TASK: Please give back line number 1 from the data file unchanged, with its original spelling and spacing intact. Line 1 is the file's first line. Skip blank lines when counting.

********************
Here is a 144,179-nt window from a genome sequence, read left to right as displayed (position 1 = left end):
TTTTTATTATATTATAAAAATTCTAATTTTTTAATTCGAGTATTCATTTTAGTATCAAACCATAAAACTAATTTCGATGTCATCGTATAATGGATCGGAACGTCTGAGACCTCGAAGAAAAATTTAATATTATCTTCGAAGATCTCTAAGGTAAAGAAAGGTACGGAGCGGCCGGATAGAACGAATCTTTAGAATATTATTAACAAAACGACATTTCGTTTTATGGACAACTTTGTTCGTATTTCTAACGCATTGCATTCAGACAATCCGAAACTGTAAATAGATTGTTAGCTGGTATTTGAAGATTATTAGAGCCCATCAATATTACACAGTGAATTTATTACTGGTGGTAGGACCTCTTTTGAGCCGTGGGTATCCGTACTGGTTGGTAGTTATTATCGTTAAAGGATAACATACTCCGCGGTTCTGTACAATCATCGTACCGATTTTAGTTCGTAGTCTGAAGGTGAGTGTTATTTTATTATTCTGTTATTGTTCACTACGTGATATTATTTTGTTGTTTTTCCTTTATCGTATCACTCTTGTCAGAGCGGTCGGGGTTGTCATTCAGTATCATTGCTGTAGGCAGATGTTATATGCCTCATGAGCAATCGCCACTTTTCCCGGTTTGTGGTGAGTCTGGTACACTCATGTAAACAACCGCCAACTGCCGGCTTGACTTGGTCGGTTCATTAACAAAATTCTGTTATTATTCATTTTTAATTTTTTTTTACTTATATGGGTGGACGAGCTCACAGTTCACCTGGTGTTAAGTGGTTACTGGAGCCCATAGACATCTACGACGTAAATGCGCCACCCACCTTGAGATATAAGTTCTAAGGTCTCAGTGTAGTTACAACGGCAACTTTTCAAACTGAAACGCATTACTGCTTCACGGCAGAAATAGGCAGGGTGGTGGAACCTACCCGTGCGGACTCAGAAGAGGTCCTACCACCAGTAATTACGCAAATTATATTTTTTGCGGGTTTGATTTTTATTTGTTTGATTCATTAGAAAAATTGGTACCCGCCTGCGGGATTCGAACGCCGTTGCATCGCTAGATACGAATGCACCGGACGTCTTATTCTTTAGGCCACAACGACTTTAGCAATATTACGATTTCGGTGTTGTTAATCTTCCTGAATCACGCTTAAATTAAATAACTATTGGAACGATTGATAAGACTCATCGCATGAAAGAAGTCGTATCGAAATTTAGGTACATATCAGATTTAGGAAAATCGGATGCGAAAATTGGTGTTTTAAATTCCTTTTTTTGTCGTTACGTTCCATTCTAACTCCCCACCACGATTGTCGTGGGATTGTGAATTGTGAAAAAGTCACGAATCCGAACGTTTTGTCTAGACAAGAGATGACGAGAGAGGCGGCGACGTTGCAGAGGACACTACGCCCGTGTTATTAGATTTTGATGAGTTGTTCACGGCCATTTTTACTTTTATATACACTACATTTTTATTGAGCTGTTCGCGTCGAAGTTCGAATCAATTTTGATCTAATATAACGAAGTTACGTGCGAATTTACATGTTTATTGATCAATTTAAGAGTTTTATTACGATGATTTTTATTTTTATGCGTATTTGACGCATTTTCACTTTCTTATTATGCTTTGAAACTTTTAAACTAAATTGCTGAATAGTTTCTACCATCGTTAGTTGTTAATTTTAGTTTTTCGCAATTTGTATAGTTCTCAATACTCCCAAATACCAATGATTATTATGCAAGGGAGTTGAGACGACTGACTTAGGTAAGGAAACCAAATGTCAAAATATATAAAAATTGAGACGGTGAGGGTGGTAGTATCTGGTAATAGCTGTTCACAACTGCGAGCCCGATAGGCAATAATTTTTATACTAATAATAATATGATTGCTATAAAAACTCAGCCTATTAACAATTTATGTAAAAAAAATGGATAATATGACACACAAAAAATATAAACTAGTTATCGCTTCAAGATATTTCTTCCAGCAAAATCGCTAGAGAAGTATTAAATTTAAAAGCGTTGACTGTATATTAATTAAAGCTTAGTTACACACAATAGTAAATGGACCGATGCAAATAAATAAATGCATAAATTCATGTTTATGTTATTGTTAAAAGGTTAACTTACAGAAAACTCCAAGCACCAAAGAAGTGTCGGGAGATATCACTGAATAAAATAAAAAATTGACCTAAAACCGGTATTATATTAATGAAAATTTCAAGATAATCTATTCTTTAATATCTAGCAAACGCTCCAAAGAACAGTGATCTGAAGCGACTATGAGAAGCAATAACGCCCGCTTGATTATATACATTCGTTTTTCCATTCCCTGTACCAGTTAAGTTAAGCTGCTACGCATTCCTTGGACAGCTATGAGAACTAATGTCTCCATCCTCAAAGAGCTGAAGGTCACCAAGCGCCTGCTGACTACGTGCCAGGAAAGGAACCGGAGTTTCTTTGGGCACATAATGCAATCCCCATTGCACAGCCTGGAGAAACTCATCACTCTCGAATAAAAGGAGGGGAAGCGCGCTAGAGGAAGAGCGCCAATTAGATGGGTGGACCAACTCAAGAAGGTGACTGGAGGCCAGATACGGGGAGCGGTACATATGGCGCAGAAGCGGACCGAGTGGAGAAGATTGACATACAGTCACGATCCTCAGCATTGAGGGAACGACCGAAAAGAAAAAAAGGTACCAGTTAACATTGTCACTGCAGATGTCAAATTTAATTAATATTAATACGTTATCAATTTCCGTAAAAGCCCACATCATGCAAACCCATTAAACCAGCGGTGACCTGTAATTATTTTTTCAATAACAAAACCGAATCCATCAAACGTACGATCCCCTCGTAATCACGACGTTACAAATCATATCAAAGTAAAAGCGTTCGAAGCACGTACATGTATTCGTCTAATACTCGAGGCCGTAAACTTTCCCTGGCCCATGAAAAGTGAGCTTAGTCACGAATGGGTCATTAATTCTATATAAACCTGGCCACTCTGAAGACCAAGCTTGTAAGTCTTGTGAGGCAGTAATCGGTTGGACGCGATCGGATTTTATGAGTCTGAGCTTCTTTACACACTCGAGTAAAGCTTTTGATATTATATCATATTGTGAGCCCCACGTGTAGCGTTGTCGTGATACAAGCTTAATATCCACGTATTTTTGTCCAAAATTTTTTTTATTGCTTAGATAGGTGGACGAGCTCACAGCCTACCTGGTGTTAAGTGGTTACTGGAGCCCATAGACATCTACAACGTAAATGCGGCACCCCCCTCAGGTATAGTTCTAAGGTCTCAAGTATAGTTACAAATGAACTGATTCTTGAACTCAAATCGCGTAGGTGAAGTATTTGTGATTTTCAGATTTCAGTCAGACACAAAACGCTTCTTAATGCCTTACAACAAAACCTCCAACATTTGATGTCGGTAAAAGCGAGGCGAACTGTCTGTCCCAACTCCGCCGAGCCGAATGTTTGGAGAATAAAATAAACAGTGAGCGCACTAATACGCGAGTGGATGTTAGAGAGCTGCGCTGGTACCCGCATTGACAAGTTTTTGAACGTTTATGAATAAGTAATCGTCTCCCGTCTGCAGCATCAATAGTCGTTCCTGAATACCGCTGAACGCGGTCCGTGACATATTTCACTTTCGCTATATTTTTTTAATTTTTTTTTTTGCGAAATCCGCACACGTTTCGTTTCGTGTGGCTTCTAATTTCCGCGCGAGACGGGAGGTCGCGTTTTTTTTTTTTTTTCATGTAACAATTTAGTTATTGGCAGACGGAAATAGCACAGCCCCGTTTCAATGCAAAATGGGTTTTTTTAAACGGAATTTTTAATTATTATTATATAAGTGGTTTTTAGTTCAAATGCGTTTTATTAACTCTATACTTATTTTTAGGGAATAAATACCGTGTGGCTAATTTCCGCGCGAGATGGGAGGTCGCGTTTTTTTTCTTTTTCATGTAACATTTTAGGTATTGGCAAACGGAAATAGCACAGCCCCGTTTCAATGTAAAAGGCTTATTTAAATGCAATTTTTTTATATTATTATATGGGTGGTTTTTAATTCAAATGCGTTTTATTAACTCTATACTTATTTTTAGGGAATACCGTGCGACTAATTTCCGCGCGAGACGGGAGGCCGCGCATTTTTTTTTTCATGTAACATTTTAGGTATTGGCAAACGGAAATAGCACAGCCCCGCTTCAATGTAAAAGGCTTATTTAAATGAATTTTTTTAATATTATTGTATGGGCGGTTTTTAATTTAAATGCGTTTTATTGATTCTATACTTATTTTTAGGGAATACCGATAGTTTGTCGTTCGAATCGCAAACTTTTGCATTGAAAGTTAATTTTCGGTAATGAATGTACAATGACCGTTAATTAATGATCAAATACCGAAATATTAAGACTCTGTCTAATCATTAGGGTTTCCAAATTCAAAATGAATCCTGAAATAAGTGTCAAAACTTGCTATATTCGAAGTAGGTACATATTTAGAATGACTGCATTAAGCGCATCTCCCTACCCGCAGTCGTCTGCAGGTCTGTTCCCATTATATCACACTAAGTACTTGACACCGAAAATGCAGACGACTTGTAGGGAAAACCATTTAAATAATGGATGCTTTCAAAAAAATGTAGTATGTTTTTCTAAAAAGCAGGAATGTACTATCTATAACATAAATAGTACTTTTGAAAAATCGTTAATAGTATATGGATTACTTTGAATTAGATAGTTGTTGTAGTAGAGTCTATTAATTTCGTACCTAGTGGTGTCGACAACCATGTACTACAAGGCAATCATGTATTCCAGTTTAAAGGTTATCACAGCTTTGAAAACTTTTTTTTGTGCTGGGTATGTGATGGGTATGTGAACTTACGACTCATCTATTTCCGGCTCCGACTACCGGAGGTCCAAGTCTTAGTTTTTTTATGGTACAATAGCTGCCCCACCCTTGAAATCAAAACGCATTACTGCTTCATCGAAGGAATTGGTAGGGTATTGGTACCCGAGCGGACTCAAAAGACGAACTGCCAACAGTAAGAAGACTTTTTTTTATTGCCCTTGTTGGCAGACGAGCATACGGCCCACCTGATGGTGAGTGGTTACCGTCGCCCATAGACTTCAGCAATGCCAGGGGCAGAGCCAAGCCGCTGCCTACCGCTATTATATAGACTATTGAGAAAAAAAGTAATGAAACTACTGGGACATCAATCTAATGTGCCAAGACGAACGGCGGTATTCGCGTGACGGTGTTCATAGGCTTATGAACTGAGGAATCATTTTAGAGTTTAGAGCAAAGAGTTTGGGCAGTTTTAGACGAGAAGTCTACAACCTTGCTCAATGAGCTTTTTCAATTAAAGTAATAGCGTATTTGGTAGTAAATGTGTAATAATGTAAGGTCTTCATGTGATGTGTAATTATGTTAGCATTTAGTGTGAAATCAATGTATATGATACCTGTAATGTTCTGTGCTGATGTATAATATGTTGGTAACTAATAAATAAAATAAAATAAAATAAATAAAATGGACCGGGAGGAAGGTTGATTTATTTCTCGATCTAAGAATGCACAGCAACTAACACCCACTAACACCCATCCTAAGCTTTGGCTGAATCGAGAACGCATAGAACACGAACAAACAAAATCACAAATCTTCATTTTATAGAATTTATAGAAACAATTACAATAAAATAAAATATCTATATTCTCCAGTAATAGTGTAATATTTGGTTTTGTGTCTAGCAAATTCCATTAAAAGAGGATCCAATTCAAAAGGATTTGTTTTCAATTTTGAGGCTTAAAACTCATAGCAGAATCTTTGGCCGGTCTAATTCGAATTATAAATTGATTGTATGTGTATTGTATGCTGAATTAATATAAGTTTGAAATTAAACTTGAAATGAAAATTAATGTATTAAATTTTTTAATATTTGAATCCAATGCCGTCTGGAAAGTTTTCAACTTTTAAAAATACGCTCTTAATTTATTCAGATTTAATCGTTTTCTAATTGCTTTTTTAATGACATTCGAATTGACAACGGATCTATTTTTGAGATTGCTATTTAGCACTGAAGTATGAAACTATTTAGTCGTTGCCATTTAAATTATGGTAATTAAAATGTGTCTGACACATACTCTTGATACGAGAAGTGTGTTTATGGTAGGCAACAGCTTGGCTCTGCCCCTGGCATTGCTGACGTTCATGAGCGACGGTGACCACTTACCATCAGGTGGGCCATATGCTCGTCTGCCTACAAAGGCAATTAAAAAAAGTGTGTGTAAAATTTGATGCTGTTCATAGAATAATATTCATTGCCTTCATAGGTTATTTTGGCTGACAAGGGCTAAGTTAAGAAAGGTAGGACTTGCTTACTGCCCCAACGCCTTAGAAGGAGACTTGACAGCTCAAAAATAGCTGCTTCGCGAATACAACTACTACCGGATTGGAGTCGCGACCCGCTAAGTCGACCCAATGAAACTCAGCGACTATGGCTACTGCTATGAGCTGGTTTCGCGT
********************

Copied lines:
Here is a 144,179-nt window from a genome sequence, read left to right as displayed (position 1 = left end):